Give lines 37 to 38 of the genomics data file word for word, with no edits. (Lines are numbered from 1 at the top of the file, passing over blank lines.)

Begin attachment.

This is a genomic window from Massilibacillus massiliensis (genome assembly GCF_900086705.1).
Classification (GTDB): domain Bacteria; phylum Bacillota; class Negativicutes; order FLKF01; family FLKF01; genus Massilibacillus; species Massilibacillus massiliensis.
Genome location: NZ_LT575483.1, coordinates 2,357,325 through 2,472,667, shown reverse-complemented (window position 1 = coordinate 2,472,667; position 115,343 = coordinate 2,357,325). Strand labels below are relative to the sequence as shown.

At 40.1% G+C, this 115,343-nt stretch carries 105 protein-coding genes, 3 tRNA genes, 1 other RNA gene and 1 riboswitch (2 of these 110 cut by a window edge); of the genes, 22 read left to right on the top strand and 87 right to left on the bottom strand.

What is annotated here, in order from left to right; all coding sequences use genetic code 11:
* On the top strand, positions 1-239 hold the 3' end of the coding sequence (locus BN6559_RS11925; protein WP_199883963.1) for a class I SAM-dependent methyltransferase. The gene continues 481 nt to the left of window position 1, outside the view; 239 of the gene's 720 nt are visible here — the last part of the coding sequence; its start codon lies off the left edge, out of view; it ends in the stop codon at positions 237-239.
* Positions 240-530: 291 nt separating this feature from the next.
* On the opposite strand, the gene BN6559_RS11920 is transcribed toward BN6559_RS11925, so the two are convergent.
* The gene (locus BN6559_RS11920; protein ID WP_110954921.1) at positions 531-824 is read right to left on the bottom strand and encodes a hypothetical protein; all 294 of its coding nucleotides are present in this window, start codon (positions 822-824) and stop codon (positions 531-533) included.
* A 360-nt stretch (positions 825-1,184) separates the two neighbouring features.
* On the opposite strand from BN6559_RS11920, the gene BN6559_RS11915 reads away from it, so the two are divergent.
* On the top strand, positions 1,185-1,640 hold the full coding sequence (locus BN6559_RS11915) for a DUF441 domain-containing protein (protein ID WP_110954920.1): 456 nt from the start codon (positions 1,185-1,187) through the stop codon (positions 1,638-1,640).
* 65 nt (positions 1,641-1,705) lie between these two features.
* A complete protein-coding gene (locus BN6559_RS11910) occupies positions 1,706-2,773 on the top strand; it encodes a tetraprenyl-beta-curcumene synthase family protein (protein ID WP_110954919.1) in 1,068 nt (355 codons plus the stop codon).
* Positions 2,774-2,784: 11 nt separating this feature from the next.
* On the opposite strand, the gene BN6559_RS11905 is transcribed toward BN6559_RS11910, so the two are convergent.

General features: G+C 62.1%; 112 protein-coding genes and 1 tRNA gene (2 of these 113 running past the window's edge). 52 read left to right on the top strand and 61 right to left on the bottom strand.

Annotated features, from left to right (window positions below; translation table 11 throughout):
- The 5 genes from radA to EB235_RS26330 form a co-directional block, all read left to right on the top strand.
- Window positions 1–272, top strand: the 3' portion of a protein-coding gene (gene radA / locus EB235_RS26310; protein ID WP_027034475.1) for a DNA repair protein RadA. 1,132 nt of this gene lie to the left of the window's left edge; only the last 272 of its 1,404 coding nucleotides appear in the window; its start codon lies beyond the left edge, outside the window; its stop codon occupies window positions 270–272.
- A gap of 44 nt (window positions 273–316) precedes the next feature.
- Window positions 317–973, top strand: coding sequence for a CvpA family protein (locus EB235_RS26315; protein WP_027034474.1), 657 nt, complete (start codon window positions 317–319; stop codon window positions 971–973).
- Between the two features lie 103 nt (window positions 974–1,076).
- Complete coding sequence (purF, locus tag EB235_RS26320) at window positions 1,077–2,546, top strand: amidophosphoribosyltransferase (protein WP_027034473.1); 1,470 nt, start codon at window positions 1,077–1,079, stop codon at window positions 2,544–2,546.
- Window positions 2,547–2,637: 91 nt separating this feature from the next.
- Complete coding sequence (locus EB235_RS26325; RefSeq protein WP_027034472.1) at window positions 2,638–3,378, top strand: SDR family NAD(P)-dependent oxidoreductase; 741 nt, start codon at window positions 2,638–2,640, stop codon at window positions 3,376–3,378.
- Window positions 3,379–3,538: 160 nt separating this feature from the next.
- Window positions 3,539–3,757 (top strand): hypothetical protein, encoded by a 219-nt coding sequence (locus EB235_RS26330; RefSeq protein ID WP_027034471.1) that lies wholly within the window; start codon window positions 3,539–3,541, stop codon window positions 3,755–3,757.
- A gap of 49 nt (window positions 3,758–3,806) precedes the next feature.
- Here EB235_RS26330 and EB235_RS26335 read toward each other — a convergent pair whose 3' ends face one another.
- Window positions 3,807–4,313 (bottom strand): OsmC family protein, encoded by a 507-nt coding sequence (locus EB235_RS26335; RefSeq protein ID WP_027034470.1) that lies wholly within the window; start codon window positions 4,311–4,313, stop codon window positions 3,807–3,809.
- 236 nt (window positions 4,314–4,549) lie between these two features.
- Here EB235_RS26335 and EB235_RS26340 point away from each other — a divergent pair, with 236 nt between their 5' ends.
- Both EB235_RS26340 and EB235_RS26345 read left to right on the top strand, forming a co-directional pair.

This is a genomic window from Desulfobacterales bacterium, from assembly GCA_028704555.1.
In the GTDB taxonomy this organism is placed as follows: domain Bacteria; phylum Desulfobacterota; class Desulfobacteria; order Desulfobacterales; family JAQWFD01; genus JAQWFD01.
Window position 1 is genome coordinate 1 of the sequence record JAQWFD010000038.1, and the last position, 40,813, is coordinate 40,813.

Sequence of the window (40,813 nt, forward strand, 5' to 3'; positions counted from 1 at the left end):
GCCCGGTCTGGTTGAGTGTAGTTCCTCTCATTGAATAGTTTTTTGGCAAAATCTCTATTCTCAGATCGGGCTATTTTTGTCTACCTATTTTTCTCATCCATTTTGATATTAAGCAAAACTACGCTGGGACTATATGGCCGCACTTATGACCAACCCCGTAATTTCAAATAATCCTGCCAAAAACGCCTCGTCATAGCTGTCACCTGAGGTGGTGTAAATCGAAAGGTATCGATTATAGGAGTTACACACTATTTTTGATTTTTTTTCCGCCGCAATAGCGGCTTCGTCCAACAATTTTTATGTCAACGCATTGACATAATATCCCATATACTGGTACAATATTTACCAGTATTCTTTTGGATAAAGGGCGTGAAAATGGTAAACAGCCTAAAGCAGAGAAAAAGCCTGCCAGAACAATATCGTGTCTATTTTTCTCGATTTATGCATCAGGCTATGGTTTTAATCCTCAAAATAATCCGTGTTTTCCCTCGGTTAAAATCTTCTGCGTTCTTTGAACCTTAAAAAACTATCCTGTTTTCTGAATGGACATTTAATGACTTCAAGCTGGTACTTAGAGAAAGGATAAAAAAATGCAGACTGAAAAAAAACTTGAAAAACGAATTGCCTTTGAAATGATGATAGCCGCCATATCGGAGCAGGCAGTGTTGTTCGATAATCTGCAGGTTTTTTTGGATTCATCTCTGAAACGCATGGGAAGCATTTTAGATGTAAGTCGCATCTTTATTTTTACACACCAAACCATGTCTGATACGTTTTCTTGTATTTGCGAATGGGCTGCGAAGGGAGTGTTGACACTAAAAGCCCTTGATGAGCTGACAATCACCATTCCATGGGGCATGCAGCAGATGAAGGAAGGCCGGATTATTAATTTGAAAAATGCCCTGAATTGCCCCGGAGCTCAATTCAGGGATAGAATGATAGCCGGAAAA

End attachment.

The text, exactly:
Window position 1 is genome coordinate 1 of the sequence record JAQWFD010000038.1, and the last position, 40,813, is coordinate 40,813.

Sequence of the window (40,813 nt, forward strand, 5' to 3'; positions counted from 1 at the left end):